Nonfiction Superheros Among Us


Joanne Dunderdale

Cards full of positivity and gratitude cover the walls of the break room at Lutheran General Hospital and motivate the nurses and doctors each day.

Rosie Talaga, Writer

In every superhero movie, there is some sort of evil that strikes, and, while everyone else runs away, the superheroes run against the crowd, always being the very first to respond.

It is for that same reason that doctors, police officers, fire fighters, paramedics, military personnel, and all others with specialized training to provide assistance at the scene of an emergency are called first responders. They are the nonfiction superheroes who are the very first to arrive at the scene, just moments after we cry for help. The “evil” in our world today is the Covid-19 Pandemic that has been affecting nearly every person worldwide, but, just like any other Marvel movie, the superheroes are coming to the rescue.

Just as superheroes do not have days off, first responders are some of the only workers that cannot put their job on hold or take their work from home. Katie Anello, an Evidence Technician assigned to the Chicago Police Department firearms lab, said that there were about six people in her unit that have tested positive for the virus, and the first police officer to pass from the virus worked in her building.

Instead of using these discouraging facts as an excuse to stay home, she expresses her selflessness and gratitude, like a real hero, by saying, “my main concern at this time is making sure my entire family stays safe and healthy… fortunately, I still get to go to work.”

Katie’s husband, Phillip Anello, is a Lieutenant for the Chicago Fire Department, and he shares a similar sense of bravery when he speaks of the pandemic. “I stay positive because I know this will pass,” he says. “I take Covid-19 seriously, and we all need to protect ourselves. However, my concerns are that the media and the government are scaring Americans into believing that our lives will never go back to normal. We will now have a new normal.”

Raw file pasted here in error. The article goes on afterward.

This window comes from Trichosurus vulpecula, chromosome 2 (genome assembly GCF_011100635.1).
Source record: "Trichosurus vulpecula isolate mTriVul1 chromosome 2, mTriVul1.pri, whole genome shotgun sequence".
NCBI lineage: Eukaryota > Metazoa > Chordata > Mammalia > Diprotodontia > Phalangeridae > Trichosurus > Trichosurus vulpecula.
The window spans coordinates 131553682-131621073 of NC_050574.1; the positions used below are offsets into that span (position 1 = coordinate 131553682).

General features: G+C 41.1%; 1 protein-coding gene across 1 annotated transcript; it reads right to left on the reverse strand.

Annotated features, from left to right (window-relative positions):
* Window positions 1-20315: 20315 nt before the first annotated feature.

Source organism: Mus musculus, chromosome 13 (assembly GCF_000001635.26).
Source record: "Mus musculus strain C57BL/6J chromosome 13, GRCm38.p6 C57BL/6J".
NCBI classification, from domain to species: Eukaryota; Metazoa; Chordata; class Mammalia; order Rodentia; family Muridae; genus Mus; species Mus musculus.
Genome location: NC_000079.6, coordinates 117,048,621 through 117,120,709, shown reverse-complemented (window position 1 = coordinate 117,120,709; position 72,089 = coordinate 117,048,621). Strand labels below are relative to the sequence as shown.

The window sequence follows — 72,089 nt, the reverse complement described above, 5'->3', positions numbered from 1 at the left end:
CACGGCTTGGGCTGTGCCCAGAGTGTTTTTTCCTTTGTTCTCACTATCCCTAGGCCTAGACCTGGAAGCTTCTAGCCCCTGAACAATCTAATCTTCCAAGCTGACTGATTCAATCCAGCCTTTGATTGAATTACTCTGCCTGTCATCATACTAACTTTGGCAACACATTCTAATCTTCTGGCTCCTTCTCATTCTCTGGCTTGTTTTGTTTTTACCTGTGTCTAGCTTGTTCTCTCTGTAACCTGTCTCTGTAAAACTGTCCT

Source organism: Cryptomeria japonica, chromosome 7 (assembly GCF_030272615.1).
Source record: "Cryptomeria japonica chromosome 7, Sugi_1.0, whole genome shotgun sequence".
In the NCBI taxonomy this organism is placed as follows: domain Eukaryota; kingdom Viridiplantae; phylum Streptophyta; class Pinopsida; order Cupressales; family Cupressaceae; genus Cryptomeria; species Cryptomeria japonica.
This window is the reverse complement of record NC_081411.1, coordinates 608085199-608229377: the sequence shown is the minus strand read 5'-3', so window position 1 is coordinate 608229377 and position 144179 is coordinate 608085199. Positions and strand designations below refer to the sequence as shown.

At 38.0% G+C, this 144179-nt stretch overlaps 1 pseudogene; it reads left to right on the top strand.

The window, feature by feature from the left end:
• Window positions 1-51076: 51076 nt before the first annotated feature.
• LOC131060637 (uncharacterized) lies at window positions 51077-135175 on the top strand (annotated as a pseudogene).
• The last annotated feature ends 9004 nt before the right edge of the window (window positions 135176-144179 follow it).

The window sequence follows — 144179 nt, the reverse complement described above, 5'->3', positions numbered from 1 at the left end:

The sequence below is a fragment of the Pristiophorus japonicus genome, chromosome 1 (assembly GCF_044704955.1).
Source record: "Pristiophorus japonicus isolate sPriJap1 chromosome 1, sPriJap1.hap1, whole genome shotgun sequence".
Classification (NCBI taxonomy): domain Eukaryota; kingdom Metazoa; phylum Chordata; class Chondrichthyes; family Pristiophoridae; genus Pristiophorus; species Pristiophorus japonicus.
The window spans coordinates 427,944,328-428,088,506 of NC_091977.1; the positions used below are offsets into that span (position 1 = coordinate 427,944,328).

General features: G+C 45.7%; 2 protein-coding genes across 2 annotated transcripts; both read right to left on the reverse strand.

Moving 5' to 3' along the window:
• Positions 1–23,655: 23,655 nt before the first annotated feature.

Phillip says that he makes an effort to emphasize to his family, especially his two kids, that they will be all right, and that they will get through this together.

He also feels a sense of coming together on a communal level and says, “The community has been unbelievably supportive.” He finishes, like a humble hero, by saying, “The nurses and doctors are the true heroes… firefighters and police officers are exposed but not as much as those who work in the hospitals.”

Joanne Dunderdale is a nurse who works in the emergency room and ICU at Lutheran General Hospital. Nurses are often the only people allowed in a patient’s room at a time, because doctors are mostly doing telemedicine outside the room or using their phones to talk to the patient. Although nurses have been thoughtfully slowing down to ensure that they are doing everything in their control to stay safe, they are still fearlessly putting themselves in the line of fire, which has inevitably led to some of them contracting the virus.

“I think I know 12 people personally (working at the hospital) that have tested positive,” she says, “Quite honestly, I think it is encouraging. I do not want to negate the detrimental effects of Covid, because it’s obviously lethal but… there are lots of people who have gotten it, struggled, survived, and are dying to get back to work!”

First responders show bravery by running towards the evil every day, but they show their heroism when they are knocked down by this evil, get back up, and keep running. The community has been giving these nonfiction heroes their well-deserved thanks and praise by dropping off masks, gowns, hundreds of meals with individual notes on each one, and even girl scout cookies from a local troop in Park Ridge.

“In the end, people come together,” Dunderdale says, “While we don’t like these things, it is what brings us together in many ways.”